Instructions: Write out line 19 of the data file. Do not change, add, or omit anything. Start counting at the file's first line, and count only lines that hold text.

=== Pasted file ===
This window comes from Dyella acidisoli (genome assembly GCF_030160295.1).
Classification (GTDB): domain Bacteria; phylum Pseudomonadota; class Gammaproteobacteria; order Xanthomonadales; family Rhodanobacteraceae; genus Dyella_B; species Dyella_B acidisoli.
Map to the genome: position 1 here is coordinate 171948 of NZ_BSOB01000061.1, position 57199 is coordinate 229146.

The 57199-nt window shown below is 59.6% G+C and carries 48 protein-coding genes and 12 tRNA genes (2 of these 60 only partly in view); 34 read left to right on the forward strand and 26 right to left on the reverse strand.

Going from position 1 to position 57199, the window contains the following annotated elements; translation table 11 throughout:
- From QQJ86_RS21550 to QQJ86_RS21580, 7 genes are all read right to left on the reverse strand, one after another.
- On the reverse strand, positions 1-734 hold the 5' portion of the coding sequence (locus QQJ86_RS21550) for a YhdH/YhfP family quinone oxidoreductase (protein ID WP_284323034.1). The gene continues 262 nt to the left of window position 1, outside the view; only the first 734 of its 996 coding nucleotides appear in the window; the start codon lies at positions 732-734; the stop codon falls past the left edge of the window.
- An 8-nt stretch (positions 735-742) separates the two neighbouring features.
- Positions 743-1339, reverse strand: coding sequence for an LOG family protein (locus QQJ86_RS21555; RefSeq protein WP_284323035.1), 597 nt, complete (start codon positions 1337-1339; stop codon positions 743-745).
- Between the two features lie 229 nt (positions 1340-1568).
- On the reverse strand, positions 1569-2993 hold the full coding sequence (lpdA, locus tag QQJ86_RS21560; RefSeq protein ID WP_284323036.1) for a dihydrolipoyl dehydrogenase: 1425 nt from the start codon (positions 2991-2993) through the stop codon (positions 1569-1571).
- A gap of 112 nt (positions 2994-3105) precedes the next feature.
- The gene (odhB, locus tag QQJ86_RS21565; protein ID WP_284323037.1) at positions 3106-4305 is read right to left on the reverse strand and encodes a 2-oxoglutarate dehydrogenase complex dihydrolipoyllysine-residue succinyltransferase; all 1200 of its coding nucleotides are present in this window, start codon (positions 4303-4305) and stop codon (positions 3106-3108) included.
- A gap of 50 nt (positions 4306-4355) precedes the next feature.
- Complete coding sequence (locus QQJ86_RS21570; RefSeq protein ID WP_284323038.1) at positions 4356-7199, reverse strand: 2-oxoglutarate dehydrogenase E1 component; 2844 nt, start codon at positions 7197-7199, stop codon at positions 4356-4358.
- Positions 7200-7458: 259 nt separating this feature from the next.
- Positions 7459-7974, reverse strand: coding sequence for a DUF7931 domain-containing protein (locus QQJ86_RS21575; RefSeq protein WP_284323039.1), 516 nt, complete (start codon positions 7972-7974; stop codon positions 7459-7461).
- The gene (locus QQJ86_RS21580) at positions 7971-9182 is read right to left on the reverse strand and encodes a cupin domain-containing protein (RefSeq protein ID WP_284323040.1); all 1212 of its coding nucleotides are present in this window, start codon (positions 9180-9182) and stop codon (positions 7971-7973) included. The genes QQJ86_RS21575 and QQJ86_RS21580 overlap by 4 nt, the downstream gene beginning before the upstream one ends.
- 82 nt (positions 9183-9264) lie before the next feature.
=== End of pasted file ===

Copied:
- 82 nt (positions 9183-9264) lie before the next feature.